Konnor's Blog

PostgresQL - Setting up postgres on a local environment

November 24, 2019

Purpose

Setting up a database for the first time is never any fun. In this short post I will detail how I have come to setup PostgresQL for local development environments.

Quick Start

WARNING:

This will change all instances of /etc/postgresql/*/main/pg_hba.conf auth options to ‘trust’

Proceed with caution:

git clone https://github.com/ParamagicDev/config-files.git ~/paramagic-config-files
cd ~/paramagic-config-files
./scripts/postgres-setup.sh
./scripts/postgres-pass-reset.sh
psql -U postgres
# This will drop you into a postgres instance as the admin
$ alter user postgres with password 'YOUR SNAZZY PASSWORD';
$ \q
# This will make postgres require a password in order
# to be instantiated
./scripts/postgres-md5-require.sh

Explanation

Okay, I’m assuming you read the quick start, saw the warnings, and decided to read a little more about whats happening in these scripts.

Installation scripts

My PostgresQL scripts

The contents of these scripts was partially stolen from the Official PostgresQL Dockerfile

So what does this script do?

Well first let me show you the contents.

#!/bin/bash
# postgres-setup.sh
pg_user="postgres"
pg_dir="/var/lib/postgresql"
pg_data="/var/lib/postgresql/data"
# Installs postgresql
sudo apt update && sudo apt install \
postgresql postgresql-contrib postgresql-common libpq-dev -y
# Creates the postgres user and postgres group
sudo groupadd "$pg_user"
sudo useradd -r -g "$pg_user" --home-dir="$pg_dir" --shell=/bin/bash "$pg_user"
sudo mkdir -p "$pg_dir"
sudo chown -R "$pg_user":"$pg_user" "$pg_dir"
sudo mkdir -p "$pg_dir" && sudo chown -R "$pg_user":"$pg_user" "$pg_dir" && \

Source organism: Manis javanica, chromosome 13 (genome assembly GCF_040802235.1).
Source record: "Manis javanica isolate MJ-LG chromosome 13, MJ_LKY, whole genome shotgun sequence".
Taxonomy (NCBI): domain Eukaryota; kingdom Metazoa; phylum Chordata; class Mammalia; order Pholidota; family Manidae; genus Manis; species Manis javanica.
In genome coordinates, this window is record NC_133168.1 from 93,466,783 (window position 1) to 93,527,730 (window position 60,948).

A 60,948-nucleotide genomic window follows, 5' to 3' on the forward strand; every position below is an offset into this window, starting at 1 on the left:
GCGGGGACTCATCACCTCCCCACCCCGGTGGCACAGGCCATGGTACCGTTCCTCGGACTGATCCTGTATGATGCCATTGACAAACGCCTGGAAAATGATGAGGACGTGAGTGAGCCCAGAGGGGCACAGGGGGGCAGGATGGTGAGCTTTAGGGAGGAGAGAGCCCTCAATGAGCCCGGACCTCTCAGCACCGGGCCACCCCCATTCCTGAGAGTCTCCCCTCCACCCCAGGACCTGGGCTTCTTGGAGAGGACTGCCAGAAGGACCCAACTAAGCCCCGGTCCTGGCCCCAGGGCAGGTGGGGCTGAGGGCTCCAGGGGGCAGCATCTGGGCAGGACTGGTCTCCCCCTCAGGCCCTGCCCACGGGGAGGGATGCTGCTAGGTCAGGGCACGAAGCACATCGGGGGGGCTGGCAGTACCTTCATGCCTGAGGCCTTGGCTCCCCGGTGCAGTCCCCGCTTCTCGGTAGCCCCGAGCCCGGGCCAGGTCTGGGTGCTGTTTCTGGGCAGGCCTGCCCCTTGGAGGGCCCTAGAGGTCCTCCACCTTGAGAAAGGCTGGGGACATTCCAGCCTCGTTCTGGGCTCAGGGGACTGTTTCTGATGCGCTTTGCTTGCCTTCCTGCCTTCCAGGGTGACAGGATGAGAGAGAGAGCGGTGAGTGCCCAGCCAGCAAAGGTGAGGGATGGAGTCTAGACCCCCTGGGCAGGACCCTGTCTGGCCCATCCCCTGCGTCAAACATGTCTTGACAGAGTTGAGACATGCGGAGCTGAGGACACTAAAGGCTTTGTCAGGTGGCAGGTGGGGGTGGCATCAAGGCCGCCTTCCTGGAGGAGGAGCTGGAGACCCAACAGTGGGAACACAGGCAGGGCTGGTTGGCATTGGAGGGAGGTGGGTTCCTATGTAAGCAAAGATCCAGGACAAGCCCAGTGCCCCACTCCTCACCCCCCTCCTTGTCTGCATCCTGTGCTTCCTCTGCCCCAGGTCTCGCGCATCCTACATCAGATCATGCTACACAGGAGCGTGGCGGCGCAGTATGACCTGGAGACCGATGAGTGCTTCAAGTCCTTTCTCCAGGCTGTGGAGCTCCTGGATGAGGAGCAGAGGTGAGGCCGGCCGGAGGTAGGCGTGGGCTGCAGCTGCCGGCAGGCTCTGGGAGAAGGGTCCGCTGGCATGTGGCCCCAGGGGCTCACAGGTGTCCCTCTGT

sudo chmod 2777 /var/run/postgresql
# this 777 will be replaced by 700 at runtime (allows semi-arbitrary "--user" values)
sudo mkdir -p "$pg_data" \
&& sudo chown -R "$pg_user":"$pg_user" "$pg_data" \
&& sudo chmod 777 "$pg_data"bash

Basically, this script says:

  1. Download postgres from the apt repository (default debian based package manager)


  2. Then after downloading postgres, create a user for the postgres database named “postgres”


  3. Create the appropriate directories and change the read / write / execute properties of each directory based on the offical PostgresQL Dockerfile.


In a nutshell, thats all that the script does.

Now, you can try logging into the database from the command line.

psql -U postgres

This probably will not work due to permissions set in a file called pg_hba.conf

For me, this file was located on my Ubuntu 18.10 & 19.04 machines in the location:

/etc/postgresql/<version-number>/main/pg_hba.conf

So heres where things get tricky. You may have previously setup a password youve forgotten, maybe theres something weird going on and you cant get into the database, anythings possible.

If you checked out the pg_hba.conf file you’ll see a setup similar to this:

# ... above code omitted for brevity
# Database administrative login by Unix domain socket
local all postgres peer
# TYPE DATABASE USER ADDRESS METHOD
# "local" is for Unix domain socket connections only